Into the Blue Again

When we began remodeling our new place in March, I never considered that the work would still be going on while we were at my family’s annual Tahoe trip in July. But that’s where we found ourselves six weeks after we moved in. It was time for Tahoe, and we’d only been able to unpack a one box; the kitchen cabinets still weren’t in; we were over time and budget and out of patience. What else was there to do but pack up the car and head up the mountains?

On the drive up Highway 50, we listened to the Talking Heads and the lyrics from “Once in a Lifetime” seemed to echo some of the same experiences and thoughts I’d had in these last few months:
And you may find yourself living in a shotgun shack
You may ask yourself, well, how did I get here?
You may ask yourself, am I right, am I wrong?”
You may say to yourself, my god, what have I done?
(The lyrics were so apt that I’ve used some of them as the titles of these last few posts.) The song even spoke to how I’d felt that day when we turned our backs on the remodel and on our contractor who suddenly wanted to meet that morning, and chose to head to the lake instead: “Into the blue again, after the money’s gone”.

Given all that we’d been dealing with in the months before Tahoe, I wasn’t sure I wanted to deal with the family Tahoe trip this year. I wasn’t sure I could handle the reminders of how different it is from the trip that used to be so important to me. I didn’t have patience for the usual family dramas, the same worries that come up year after year about where we would all sleep, what we would all eat, and even where we would all park. (One of my aunts admitted that on nights when she has trouble falling asleep, she tries to figure out the best way to fit 20+ people in the five bedroom place we rent every summer.)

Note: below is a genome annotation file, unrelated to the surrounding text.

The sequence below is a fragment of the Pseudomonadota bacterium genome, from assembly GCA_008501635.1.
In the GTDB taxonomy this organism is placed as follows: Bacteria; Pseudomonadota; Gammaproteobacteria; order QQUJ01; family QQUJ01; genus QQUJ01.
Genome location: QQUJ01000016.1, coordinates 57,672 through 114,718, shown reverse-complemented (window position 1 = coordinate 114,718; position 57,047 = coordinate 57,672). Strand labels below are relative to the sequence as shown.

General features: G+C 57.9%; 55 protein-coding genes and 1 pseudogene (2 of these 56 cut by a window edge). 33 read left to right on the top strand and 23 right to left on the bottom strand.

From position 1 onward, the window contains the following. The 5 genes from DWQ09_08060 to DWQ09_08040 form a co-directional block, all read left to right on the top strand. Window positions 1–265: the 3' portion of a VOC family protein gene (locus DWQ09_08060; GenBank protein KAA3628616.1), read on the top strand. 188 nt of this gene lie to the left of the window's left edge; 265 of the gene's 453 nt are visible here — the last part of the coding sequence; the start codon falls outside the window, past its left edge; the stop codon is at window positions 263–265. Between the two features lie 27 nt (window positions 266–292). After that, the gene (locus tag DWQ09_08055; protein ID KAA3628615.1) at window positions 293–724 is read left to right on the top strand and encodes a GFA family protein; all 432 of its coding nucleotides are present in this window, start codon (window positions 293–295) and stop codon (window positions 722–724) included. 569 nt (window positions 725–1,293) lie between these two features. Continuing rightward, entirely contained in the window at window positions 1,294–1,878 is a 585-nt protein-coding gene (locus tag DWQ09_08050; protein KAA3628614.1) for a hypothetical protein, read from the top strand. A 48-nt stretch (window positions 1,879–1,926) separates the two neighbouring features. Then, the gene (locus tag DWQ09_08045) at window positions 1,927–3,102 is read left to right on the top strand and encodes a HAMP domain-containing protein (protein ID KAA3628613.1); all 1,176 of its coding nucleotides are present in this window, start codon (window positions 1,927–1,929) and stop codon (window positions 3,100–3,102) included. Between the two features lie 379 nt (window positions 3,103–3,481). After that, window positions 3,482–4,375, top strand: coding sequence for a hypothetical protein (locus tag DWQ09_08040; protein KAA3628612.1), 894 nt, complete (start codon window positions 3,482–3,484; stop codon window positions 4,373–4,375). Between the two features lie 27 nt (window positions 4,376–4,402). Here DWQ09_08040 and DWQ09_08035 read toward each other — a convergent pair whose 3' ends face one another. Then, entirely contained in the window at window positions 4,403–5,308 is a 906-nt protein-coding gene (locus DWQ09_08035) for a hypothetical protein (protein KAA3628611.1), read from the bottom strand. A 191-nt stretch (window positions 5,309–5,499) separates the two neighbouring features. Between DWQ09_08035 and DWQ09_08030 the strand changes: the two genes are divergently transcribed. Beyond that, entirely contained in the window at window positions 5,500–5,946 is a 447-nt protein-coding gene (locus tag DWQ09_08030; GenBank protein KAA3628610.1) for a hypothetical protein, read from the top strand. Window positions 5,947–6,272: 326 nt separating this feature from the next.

But it turned out that I needed Tahoe this year. I didn’t realize how stressed I’d been or how much our move and the remodel was weighing on me until we were at the lake. After two days, I found that I could go hours without thinking about the work that we still had to do on our place, and I began to fall asleep without thinking about how to deal with our contractor. I finally silenced the part of my mind that I hadn’t realized had been constantly preoccupied with the remodel. Perhaps because I’ve gone to Tahoe every summer of my life, just being there seemed to trigger a deep relaxation response in me.

To quote another line from the Talking Heads’ “Once in a Lifetime” (the line I quote the most*), Tahoe was the “same as it ever was”, and that sameness was comforting. There was the same dock, the same walk around the meadow, the same people renting the place next door. There was the same shock of the cold water when I  dunked in the lake, and that same joy I felt floating in that clear blue water, looking up at the mountains and the sky.

Usually, I use Tahoe as a time to catch up with my aunts, uncles and cousins, but this year, I didn’t participate as much. I didn’t have long conversations with my relatives. I didn’t play cards as often as in years past. I didn’t cook as much. I hardly looked at the crossword puzzles my aunt made copies of each morning, and I didn’t even think about trying make it down to sunset every night. Instead, I just sat mindlessly and let Tahoe work its magic.

(*Around my parents and sister, I don’t even have to say “Same as it ever was”, I just do the hand gesture that David Byrne does in “Stop Making Sense”, tapping my hand down my arm. If you don’t know what I’m talking about, to go 3:53 on this video. I just watched it again and rocked out).


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